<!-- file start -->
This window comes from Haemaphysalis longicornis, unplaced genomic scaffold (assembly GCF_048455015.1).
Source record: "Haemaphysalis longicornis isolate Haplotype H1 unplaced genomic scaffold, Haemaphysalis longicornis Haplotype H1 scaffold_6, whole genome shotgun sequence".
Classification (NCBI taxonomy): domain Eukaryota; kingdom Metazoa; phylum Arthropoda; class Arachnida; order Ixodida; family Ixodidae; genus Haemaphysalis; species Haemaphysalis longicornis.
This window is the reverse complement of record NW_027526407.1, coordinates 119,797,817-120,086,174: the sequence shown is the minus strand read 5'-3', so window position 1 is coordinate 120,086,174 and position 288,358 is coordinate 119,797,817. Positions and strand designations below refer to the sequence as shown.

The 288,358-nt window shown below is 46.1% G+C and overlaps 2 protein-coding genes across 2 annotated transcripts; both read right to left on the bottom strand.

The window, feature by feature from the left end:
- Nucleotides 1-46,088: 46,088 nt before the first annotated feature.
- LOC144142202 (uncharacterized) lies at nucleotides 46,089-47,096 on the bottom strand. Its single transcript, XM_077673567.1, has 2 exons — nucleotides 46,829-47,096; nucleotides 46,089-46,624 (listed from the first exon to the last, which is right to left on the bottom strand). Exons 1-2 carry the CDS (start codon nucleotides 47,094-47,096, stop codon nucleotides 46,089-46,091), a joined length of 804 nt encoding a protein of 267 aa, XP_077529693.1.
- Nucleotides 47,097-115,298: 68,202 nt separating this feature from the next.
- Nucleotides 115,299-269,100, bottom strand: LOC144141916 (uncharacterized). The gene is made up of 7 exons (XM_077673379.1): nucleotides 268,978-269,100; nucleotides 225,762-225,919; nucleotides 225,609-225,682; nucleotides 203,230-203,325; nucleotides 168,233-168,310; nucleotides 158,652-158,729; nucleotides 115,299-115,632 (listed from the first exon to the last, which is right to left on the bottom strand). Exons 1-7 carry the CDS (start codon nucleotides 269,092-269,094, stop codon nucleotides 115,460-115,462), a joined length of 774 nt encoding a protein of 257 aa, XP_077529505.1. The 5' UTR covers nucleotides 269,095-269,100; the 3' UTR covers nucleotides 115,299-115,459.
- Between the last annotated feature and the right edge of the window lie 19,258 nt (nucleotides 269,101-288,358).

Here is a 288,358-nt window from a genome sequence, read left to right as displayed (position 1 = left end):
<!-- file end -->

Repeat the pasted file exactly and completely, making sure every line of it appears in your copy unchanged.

This window comes from Haemaphysalis longicornis, unplaced genomic scaffold (assembly GCF_048455015.1).
Source record: "Haemaphysalis longicornis isolate Haplotype H1 unplaced genomic scaffold, Haemaphysalis longicornis Haplotype H1 scaffold_6, whole genome shotgun sequence".
Classification (NCBI taxonomy): domain Eukaryota; kingdom Metazoa; phylum Arthropoda; class Arachnida; order Ixodida; family Ixodidae; genus Haemaphysalis; species Haemaphysalis longicornis.
This window is the reverse complement of record NW_027526407.1, coordinates 119,797,817-120,086,174: the sequence shown is the minus strand read 5'-3', so window position 1 is coordinate 120,086,174 and position 288,358 is coordinate 119,797,817. Positions and strand designations below refer to the sequence as shown.

The 288,358-nt window shown below is 46.1% G+C and overlaps 2 protein-coding genes across 2 annotated transcripts; both read right to left on the bottom strand.

The window, feature by feature from the left end:
- Nucleotides 1-46,088: 46,088 nt before the first annotated feature.
- LOC144142202 (uncharacterized) lies at nucleotides 46,089-47,096 on the bottom strand. Its single transcript, XM_077673567.1, has 2 exons — nucleotides 46,829-47,096; nucleotides 46,089-46,624 (listed from the first exon to the last, which is right to left on the bottom strand). Exons 1-2 carry the CDS (start codon nucleotides 47,094-47,096, stop codon nucleotides 46,089-46,091), a joined length of 804 nt encoding a protein of 267 aa, XP_077529693.1.
- Nucleotides 47,097-115,298: 68,202 nt separating this feature from the next.
- Nucleotides 115,299-269,100, bottom strand: LOC144141916 (uncharacterized). The gene is made up of 7 exons (XM_077673379.1): nucleotides 268,978-269,100; nucleotides 225,762-225,919; nucleotides 225,609-225,682; nucleotides 203,230-203,325; nucleotides 168,233-168,310; nucleotides 158,652-158,729; nucleotides 115,299-115,632 (listed from the first exon to the last, which is right to left on the bottom strand). Exons 1-7 carry the CDS (start codon nucleotides 269,092-269,094, stop codon nucleotides 115,460-115,462), a joined length of 774 nt encoding a protein of 257 aa, XP_077529505.1. The 5' UTR covers nucleotides 269,095-269,100; the 3' UTR covers nucleotides 115,299-115,459.
- Between the last annotated feature and the right edge of the window lie 19,258 nt (nucleotides 269,101-288,358).

Here is a 288,358-nt window from a genome sequence, read left to right as displayed (position 1 = left end):